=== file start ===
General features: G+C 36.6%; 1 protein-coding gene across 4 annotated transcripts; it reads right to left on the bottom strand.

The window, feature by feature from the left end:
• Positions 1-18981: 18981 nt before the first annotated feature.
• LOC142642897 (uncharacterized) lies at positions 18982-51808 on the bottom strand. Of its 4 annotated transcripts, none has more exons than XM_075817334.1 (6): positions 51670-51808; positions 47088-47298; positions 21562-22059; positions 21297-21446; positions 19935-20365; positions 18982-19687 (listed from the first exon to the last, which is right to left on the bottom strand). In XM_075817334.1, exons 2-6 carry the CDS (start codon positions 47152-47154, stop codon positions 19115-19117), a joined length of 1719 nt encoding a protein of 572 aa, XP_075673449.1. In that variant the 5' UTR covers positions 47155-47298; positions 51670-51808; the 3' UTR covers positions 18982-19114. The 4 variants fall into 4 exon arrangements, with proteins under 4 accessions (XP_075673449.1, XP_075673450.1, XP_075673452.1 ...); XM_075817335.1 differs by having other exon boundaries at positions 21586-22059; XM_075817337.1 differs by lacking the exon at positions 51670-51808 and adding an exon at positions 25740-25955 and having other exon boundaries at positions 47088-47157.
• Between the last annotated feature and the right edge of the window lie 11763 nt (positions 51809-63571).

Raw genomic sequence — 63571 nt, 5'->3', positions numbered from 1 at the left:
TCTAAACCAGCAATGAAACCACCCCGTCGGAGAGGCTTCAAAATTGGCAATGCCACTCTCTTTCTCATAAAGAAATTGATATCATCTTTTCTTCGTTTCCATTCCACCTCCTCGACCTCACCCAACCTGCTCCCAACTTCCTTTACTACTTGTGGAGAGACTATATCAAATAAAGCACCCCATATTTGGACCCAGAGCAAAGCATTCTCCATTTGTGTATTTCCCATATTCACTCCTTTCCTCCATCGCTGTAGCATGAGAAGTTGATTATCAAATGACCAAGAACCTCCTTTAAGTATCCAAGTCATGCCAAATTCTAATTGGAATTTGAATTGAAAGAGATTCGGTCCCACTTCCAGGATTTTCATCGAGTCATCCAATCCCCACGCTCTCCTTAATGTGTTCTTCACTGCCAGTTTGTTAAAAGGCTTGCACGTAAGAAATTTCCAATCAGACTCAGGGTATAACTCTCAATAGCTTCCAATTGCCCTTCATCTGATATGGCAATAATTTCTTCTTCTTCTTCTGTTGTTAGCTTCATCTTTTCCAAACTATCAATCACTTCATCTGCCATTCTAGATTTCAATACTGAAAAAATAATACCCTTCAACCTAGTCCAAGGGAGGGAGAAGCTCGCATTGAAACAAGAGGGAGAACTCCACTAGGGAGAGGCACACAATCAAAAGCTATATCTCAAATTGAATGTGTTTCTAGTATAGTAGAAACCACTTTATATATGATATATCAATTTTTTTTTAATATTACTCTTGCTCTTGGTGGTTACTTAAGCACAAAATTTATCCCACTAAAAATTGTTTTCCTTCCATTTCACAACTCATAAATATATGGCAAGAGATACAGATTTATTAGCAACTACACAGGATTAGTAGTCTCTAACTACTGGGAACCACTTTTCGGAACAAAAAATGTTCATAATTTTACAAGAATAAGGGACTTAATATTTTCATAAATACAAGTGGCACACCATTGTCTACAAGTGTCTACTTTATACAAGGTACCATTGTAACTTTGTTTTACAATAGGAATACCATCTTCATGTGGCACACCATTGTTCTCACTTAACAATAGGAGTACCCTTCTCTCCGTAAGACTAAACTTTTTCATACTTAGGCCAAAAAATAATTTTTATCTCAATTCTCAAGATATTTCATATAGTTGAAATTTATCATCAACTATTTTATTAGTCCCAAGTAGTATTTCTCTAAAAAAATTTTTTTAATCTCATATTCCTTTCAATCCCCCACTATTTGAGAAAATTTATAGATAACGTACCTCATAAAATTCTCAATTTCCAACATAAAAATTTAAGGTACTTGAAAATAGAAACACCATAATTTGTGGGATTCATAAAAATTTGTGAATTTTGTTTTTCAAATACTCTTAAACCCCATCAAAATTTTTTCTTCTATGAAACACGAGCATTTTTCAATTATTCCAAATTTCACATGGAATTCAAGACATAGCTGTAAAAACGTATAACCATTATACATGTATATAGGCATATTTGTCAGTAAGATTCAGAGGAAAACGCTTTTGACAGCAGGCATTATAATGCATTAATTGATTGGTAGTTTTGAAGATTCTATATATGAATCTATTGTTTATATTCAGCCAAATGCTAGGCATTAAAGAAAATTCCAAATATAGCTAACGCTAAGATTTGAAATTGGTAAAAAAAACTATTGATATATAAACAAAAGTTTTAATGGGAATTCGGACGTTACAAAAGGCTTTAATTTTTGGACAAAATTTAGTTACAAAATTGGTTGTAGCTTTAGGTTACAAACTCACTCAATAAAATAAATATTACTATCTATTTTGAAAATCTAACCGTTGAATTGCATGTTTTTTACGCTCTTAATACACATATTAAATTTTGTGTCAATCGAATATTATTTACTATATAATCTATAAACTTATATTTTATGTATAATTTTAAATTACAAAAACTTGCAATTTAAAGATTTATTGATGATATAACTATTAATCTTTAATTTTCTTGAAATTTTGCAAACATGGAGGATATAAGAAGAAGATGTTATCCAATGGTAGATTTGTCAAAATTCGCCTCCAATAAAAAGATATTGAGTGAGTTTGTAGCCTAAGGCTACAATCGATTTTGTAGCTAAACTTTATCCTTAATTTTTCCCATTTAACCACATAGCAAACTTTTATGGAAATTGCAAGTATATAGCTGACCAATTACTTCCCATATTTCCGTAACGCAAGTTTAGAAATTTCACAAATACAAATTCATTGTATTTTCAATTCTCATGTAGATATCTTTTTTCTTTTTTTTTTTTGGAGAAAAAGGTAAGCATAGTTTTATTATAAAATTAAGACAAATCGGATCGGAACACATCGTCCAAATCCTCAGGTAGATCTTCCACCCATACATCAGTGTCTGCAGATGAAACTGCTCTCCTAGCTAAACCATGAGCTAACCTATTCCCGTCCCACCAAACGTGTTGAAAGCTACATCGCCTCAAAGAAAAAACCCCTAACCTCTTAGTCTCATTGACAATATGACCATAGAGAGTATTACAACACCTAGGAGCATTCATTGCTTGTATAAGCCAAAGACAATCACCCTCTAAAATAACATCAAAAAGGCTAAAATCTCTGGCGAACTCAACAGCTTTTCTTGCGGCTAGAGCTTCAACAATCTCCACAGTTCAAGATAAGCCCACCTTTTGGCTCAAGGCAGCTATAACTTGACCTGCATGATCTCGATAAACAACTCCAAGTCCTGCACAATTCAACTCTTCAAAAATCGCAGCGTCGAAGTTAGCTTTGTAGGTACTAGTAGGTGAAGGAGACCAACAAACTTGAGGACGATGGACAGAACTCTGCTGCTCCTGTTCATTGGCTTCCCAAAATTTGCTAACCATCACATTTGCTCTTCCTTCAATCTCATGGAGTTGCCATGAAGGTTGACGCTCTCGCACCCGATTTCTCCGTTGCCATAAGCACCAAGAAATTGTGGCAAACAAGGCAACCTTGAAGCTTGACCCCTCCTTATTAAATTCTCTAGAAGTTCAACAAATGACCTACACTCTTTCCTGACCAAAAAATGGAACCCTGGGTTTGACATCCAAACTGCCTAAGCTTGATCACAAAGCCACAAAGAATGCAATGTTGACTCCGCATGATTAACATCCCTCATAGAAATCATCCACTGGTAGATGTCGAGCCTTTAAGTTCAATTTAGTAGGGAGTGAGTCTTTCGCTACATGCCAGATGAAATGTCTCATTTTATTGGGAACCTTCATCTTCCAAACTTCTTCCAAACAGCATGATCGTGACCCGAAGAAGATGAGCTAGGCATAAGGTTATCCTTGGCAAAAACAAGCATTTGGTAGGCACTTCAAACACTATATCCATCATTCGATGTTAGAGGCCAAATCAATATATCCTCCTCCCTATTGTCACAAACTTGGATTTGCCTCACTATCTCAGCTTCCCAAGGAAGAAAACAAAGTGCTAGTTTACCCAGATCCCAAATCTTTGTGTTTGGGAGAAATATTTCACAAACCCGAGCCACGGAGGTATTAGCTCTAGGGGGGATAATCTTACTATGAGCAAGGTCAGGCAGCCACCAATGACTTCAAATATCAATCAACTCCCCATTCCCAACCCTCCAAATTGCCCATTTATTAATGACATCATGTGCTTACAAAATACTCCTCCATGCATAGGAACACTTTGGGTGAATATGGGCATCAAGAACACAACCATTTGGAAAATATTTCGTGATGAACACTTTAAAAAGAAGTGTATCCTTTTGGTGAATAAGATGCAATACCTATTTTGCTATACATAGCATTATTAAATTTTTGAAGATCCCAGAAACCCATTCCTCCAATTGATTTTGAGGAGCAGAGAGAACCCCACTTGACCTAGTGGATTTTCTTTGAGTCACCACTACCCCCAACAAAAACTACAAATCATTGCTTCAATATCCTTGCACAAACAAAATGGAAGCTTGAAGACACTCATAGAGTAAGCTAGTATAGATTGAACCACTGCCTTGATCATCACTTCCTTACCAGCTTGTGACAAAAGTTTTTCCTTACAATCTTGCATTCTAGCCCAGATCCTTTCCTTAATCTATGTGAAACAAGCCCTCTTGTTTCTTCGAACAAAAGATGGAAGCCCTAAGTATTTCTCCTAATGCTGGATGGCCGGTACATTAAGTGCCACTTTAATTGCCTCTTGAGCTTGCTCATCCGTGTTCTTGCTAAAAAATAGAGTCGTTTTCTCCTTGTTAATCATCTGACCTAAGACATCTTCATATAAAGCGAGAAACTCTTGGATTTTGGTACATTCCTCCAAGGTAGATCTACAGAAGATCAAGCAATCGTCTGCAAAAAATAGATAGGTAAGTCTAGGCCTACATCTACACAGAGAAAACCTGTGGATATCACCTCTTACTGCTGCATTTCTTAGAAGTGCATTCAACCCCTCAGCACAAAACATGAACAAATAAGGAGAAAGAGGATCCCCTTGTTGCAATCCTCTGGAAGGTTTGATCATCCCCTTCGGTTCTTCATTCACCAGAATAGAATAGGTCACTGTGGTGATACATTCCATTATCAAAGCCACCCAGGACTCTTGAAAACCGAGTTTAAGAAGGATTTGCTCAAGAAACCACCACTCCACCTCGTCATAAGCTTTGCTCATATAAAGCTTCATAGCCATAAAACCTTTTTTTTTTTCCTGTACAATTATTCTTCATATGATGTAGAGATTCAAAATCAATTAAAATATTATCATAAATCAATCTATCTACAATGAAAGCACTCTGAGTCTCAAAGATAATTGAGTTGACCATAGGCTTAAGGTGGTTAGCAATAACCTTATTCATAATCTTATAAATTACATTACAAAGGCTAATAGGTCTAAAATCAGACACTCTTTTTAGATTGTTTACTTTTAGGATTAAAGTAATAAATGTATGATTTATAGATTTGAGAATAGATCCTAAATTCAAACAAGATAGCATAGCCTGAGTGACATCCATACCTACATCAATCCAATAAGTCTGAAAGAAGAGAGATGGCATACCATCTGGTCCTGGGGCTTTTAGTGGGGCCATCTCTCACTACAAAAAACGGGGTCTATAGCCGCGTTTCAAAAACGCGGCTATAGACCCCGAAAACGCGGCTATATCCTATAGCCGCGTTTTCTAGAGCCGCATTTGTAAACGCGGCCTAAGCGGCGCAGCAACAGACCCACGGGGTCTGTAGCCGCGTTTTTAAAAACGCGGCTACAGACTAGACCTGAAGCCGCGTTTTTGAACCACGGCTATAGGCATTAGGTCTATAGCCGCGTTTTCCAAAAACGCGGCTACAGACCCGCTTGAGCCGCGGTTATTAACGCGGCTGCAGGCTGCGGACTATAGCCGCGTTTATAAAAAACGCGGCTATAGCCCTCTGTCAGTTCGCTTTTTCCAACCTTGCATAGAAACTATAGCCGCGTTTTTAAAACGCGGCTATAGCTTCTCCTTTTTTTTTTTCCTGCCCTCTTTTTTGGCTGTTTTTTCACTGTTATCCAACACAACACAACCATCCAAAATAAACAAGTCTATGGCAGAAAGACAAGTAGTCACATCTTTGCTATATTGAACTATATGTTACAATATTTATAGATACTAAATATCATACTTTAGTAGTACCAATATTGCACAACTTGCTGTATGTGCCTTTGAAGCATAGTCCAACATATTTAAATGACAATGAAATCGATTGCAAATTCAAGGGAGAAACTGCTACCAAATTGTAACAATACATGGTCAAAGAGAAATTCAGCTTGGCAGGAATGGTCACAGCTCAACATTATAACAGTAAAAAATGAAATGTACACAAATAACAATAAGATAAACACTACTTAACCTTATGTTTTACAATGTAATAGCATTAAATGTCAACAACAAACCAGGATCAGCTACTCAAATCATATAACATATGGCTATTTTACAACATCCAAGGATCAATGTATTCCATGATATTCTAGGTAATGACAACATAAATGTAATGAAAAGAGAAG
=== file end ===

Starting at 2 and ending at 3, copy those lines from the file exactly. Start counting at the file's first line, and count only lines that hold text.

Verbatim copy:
The window, feature by feature from the left end:
• Positions 1-18981: 18981 nt before the first annotated feature.